Substantial Evidence Supports Finding Claims Prima Facie Obvious
February 20, 2003
Last Month at the Federal Circuit - March 2003
Judges: Bryson (author), Plager, and Prost
In In re Berg, No. 02-1120 (Fed. Cir. Feb. 20, 2003), the Federal Circuit affirmed two related decisions by the Board that found the claims of two applications to be prima facie obvious and, thus, unpatentable.
The applications, the first of which was filed in 1994 by Richard A. Berg et al., claimed a particular recombinant procollagen polypeptide chain, i.e., a protein, and the nucleic acid that encodes the protein. The claimed protein can be used as a precursor for synthesizing collagen, a natural protein having a wide range of applications. In particular, the claimed protein enables proper folding of the synthesized collagen. The Examiner rejected both applications as prima facie obvious over various references, and the Board upheld the rejections.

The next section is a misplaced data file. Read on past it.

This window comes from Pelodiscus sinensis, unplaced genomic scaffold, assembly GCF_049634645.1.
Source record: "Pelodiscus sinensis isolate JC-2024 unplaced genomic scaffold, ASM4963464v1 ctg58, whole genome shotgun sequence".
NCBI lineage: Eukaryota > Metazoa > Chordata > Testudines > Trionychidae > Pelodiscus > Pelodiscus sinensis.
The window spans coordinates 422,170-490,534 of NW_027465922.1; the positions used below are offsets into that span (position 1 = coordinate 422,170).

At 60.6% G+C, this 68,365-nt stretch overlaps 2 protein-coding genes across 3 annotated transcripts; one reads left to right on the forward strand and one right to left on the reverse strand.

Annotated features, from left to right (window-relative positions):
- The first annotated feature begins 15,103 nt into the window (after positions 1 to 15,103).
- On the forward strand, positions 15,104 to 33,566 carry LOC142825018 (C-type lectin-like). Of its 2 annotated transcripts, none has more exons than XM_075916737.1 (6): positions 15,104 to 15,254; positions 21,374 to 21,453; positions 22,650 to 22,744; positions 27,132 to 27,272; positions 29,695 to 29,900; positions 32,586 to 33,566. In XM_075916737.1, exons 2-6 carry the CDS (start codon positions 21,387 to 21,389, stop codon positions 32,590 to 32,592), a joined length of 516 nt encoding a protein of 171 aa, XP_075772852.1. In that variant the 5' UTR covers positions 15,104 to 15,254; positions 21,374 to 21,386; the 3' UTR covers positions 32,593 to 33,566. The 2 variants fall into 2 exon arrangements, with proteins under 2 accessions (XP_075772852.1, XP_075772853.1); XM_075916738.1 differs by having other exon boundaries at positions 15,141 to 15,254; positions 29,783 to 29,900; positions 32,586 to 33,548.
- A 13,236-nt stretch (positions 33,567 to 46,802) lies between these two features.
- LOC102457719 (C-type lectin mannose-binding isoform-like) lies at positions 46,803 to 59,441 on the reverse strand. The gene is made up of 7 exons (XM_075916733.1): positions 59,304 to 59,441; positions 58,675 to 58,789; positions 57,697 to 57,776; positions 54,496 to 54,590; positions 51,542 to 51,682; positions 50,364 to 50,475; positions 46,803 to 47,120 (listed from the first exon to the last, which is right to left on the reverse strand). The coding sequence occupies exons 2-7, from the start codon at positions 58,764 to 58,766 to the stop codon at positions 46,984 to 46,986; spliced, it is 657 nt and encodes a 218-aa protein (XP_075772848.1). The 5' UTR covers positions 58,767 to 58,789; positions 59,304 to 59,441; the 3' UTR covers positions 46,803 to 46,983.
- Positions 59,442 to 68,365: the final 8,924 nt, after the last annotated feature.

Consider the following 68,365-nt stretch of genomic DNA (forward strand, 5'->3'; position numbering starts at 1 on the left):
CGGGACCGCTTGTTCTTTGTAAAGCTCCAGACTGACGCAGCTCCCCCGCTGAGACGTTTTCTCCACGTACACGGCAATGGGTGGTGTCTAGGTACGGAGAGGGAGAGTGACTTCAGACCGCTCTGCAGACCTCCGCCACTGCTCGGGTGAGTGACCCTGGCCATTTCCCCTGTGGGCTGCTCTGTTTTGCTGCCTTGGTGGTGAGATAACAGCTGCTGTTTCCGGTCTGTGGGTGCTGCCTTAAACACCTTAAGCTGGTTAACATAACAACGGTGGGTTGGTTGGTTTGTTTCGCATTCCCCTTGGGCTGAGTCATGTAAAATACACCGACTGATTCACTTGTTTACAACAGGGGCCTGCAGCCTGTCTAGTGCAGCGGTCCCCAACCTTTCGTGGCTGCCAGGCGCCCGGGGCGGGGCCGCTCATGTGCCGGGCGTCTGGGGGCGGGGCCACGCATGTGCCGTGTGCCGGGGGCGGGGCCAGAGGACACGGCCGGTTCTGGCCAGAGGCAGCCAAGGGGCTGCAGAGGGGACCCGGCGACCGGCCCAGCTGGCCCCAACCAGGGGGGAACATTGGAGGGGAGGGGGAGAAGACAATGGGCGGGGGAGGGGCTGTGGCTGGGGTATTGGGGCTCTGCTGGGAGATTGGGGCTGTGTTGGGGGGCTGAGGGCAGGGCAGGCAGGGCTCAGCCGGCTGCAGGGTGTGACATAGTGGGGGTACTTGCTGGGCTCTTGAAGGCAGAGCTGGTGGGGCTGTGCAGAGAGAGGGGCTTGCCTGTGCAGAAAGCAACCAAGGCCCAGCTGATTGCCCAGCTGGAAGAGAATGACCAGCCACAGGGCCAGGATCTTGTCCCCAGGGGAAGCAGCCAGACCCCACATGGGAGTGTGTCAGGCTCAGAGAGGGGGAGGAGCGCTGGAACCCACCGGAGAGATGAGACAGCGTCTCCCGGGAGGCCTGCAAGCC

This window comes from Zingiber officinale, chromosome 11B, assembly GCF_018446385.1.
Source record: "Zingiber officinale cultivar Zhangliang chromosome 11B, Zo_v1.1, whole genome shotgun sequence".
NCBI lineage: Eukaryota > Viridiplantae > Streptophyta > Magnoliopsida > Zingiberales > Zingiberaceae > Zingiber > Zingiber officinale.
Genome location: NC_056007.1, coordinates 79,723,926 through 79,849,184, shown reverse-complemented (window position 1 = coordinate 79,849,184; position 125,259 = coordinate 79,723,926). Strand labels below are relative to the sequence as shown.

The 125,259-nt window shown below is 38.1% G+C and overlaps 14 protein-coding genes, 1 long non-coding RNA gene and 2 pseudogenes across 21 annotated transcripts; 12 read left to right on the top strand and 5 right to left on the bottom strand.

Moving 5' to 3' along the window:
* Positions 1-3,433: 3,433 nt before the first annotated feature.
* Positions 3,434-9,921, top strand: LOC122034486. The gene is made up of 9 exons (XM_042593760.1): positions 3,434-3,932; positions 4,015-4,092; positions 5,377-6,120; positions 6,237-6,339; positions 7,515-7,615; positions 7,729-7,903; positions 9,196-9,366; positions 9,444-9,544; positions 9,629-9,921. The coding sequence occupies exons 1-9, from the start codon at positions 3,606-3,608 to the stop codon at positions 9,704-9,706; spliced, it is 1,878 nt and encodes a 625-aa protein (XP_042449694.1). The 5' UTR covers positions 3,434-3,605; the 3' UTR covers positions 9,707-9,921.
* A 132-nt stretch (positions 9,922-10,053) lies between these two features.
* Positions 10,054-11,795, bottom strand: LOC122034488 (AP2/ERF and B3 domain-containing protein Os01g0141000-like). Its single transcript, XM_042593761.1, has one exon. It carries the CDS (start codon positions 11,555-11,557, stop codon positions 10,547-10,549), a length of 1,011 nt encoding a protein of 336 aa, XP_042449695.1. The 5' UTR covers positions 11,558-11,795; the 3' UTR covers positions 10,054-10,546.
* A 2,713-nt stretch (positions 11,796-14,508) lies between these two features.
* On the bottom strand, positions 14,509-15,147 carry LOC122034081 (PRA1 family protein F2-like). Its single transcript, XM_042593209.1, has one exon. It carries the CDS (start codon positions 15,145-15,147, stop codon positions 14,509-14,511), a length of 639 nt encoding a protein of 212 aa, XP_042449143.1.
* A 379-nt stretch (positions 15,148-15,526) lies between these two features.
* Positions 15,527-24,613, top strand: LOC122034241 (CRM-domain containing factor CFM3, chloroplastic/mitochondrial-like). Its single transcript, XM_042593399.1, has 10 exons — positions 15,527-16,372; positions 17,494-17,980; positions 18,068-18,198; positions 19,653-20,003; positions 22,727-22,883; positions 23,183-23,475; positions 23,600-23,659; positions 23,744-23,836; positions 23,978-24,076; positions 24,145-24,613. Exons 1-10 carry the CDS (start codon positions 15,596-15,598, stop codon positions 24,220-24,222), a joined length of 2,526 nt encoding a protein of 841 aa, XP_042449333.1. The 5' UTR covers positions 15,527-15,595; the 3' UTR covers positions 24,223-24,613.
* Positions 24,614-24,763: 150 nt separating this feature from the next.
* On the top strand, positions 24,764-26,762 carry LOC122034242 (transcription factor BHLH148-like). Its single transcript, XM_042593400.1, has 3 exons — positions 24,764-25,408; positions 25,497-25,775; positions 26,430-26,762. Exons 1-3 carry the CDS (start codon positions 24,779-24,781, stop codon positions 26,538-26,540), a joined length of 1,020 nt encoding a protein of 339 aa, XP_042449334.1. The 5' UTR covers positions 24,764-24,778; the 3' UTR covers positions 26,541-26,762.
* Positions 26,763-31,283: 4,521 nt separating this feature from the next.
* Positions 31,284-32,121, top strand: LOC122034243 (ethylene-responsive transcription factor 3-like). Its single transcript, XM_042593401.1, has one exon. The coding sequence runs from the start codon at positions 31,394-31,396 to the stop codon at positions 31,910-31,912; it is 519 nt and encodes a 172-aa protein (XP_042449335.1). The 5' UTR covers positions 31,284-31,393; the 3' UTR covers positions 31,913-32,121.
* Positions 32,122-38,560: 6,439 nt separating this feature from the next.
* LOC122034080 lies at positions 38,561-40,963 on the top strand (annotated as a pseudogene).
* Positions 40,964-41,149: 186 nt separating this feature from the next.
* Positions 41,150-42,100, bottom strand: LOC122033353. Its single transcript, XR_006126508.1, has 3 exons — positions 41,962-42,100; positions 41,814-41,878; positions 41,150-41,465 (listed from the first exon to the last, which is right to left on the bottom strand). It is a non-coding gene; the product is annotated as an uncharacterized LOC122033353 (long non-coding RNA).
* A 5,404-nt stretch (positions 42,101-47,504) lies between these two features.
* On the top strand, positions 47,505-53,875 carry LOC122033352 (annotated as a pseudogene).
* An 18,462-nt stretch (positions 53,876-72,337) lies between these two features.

On appeal, the Appellants did not challenge the findings that procollagens and genes that encode them were well-known in the art. Rather, their arguments focused solely on the teachings of one reference, Carter, which the Examiner held provided the motivation to combine the other references. The Federal Circuit noted with approval the great detail in which the Examiner explained that the claimed protein, which was a simple fusion of two known proteins, would have been obvious to a person of ordinary skill in the art.
The Court, furthermore, rejected the Appellants’ attempts to read Carter more narrowly and highlighted their failure to rebut the Examiner’s conclusions regarding the more general teachings of Carter. The Federal Circuit also rejected an argument that the references taught away from the claims, because the Appellants did not explain how the prior art taught that the claims would be unlikely to produce the desired result, i.e., a properly folded procollagen molecule.